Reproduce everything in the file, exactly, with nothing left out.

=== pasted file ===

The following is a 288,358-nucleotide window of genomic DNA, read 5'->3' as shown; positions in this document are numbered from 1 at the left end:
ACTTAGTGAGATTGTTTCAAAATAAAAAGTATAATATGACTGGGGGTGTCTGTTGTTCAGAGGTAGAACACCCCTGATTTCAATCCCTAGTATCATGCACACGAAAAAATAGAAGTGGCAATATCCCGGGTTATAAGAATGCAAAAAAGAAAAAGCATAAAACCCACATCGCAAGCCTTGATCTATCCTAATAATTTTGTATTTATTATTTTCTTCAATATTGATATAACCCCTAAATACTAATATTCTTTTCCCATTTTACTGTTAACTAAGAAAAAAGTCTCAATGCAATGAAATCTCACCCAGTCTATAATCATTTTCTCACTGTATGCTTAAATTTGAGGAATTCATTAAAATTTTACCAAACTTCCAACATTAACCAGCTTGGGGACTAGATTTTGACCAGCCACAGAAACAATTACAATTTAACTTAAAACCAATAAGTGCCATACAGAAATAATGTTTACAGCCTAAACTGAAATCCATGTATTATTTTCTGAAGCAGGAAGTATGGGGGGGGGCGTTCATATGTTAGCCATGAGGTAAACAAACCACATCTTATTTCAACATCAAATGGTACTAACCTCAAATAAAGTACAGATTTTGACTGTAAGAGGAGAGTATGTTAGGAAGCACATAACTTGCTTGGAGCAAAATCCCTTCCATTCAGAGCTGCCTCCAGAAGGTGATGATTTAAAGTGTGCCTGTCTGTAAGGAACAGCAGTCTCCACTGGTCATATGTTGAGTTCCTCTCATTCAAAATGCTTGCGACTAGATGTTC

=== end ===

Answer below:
The following is a 288,358-nucleotide window of genomic DNA, read 5'->3' as shown; positions in this document are numbered from 1 at the left end:
ACTTAGTGAGATTGTTTCAAAATAAAAAGTATAATATGACTGGGGGTGTCTGTTGTTCAGAGGTAGAACACCCCTGATTTCAATCCCTAGTATCATGCACACGAAAAAATAGAAGTGGCAATATCCCGGGTTATAAGAATGCAAAAAAGAAAAAGCATAAAACCCACATCGCAAGCCTTGATCTATCCTAATAATTTTGTATTTATTATTTTCTTCAATATTGATATAACCCCTAAATACTAATATTCTTTTCCCATTTTACTGTTAACTAAGAAAAAAGTCTCAATGCAATGAAATCTCACCCAGTCTATAATCATTTTCTCACTGTATGCTTAAATTTGAGGAATTCATTAAAATTTTACCAAACTTCCAACATTAACCAGCTTGGGGACTAGATTTTGACCAGCCACAGAAACAATTACAATTTAACTTAAAACCAATAAGTGCCATACAGAAATAATGTTTACAGCCTAAACTGAAATCCATGTATTATTTTCTGAAGCAGGAAGTATGGGGGGGGGCGTTCATATGTTAGCCATGAGGTAAACAAACCACATCTTATTTCAACATCAAATGGTACTAACCTCAAATAAAGTACAGATTTTGACTGTAAGAGGAGAGTATGTTAGGAAGCACATAACTTGCTTGGAGCAAAATCCCTTCCATTCAGAGCTGCCTCCAGAAGGTGATGATTTAAAGTGTGCCTGTCTGTAAGGAACAGCAGTCTCCACTGGTCATATGTTGAGTTCCTCTCATTCAAAATGCTTGCGACTAGATGTTC